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A Chinese Trading Post in Oshikango, Namibia

UCLA hosts a lecture by Margaret C. Lee as part of the “Economic Change and Emerging Asia-Africa Interactions” lecture series.

March 6, 2014 4:30pm to 6:00pm

On the Namibian side of the Angolan/Namibia border there exists a Chinese Trading Post in which Chinese traders own the majority of the land and are the largest employers in the area. Each day large numbers of Angolans cross the border to buy cheap Chinese goods. Such goods can only be paid in US dollars. There exists a great deal of controversy in Oshikango over the presence of the Chinese traders. Since it is an export processing zone, imported goods enter the area duty free, thus depriving the Namibian government of much needed revenue. In addition, workers complain of unfair labor practices by the Chinese traders, while the Namibian government appears to be protecting the Chinese traders against Namibian employees. How the Chinese managed to acquire most of the land at the border and the refusal of the Namibian government to address these and other issues is the subject of my presentation.

Margaret C. Lee is Associate Professor of African Studies in the Department of African, African American, and Diaspora Studies, University of North Carolina at Chapel Hill (UNC- Chapel Hill). Prior to coming to UNC, Professor Lee was a Visiting Scholar with the African Studies Program at the Paul H. Nitze School of Advanced and International Studies at Johns Hopkins University (Washington, DC). She has taught at Johns Hopkins University, Georgetown University, American University, Spelman College, and Tennessee Technological University. Professor Lee has been a Visiting Scholar at the University of Oslo (Norway) and a Research Fellow at the Africa Institute of South Africa (Pretoria).  Between 2002 and 2008, Dr. Lee was an adjunct faculty with the African Center for Strategic Studies of the National Defense University in Washington, DC.

Professor Lee has served as a consultant to the Council on Foreign Relations, the US Department of Education, and USAID. She is the author of The Political Economy of Regionalism in Southern Africa (2003) and SADCC: The Political Economy of Development in Southern Africa (1989); and co-editor of Unfinished Business: The Land Crisis in Southern Africa (2003) and The State and Democracy in Africa (1997, 1998). In addition she has published numerous journal articles, chapters in books, occasional papers, etc.

Dr. Lee has received research support from the Harry Frank Guggenheim Foundation (New York) and from 2003 to 2013 was an advisor to a Guggenheim project designed to train the next generation of African scholars. She has lectured widely, both in the United States and abroad on various topics related to her research on the political economy of Africa.

Professor Lee’s most recent book is Africa’s World Trade: Informal Economies and Globalization from Below. The book was commissioned by the Nordic Africa Institute in Uppsala, Sweden and will be published in 2014 by Zed books (London and New York); the Nordic Africa Institute (Uppsala, Sweden); and the Africa Institute of South Africa (Pretoria South Africa). In order to complete the book she received a generous research grant from the Nordic Africa Institute, the African Studies Center at UNC-Chapel Hill, as well as a UNC-Chapel Hill Carver Grant. In 2011 Dr. Lee was a John L. Turner Fellow with the Institute for the Arts and Humanities at UNC-Chapel Hill.  Finally, Dr. Lee was just awarded the Provost Senior Faculty Research and Scholarly Leave for the fall of 2014. She will be completing her next book on Africa’s International Trade Regimes: Globalization from Above.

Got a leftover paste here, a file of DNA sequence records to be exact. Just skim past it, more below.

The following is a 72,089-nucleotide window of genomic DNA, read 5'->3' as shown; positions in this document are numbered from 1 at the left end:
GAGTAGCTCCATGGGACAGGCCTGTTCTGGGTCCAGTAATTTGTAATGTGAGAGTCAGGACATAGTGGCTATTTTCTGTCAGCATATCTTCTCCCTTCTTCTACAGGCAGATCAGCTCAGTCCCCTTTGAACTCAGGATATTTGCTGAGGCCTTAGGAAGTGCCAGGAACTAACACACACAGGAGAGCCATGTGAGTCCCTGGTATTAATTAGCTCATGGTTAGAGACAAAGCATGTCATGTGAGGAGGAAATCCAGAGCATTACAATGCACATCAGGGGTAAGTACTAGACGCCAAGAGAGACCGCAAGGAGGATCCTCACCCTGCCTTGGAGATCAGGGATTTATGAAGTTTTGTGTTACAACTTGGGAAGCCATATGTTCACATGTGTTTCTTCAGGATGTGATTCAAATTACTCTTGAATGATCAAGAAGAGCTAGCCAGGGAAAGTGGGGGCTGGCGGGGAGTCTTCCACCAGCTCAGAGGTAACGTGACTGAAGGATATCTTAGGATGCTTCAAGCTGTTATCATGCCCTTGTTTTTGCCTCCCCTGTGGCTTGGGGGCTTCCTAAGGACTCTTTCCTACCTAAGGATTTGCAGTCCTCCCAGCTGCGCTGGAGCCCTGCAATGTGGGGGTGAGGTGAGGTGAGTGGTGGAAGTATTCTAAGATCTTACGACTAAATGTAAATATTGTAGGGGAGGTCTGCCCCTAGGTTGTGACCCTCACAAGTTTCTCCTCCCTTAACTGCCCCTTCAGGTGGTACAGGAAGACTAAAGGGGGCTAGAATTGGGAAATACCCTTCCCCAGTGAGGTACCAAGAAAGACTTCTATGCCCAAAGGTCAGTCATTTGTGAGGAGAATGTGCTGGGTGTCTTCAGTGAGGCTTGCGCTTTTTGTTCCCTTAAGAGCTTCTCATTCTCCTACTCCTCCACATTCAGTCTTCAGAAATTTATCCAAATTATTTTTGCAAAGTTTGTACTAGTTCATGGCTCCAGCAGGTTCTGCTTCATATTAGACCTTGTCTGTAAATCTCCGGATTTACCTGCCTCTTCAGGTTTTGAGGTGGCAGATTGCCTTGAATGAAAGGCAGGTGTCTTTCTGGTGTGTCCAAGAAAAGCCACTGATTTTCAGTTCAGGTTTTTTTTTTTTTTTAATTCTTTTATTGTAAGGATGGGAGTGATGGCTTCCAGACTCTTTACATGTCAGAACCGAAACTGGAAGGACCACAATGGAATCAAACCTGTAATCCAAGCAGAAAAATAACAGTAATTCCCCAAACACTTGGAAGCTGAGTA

Her teaching interests include Southern Africa, The 21st Century Scramble for Africa, and China-Africa relations.

This event is part of the “Economic Change and Emerging Asia-Africa Interactions” lecture series. The last two decades have witnessed a shift in the cultural, political and economic geographies of Africa and Asia. The changing relations between the countries and the people of the two continents are among the most visible and striking evidence of the move from a unipolar to a multipolar world. UCLA’s African Studies Center and Asia Institute are joining forces to invite speakers with deep knowledge of both continents and their interactions to explore the topic of “Economic Change and Emerging Asia-Africa Interactions”. Over the next six months, the series will ask how we can understand the growing ties between Africa and Asia from vantage points that do not start from or converge on US and Europe. The series will consider both “top-down” relations – international relations, government policies and corporate relations – and “bottom-up” relations, or how ordinary citizens are experiencing and responding to the growing presence of Asia in Africa and of Africa in Asia.

Cost: Free and open to the public

Pay-by-space & all-day ($12) parking available in lot 3.

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